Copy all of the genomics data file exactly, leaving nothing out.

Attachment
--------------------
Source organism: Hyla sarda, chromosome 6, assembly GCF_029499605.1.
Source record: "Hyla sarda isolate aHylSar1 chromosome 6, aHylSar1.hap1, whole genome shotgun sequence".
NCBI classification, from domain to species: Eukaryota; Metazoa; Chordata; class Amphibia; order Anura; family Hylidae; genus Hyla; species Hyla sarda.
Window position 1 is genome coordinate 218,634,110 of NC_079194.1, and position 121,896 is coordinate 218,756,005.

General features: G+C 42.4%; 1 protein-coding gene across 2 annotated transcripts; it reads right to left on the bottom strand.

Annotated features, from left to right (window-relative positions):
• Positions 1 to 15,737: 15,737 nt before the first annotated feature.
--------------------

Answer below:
Source organism: Hyla sarda, chromosome 6, assembly GCF_029499605.1.
Source record: "Hyla sarda isolate aHylSar1 chromosome 6, aHylSar1.hap1, whole genome shotgun sequence".
NCBI classification, from domain to species: Eukaryota; Metazoa; Chordata; class Amphibia; order Anura; family Hylidae; genus Hyla; species Hyla sarda.
Window position 1 is genome coordinate 218,634,110 of NC_079194.1, and position 121,896 is coordinate 218,756,005.

General features: G+C 42.4%; 1 protein-coding gene across 2 annotated transcripts; it reads right to left on the bottom strand.

Annotated features, from left to right (window-relative positions):
• Positions 1 to 15,737: 15,737 nt before the first annotated feature.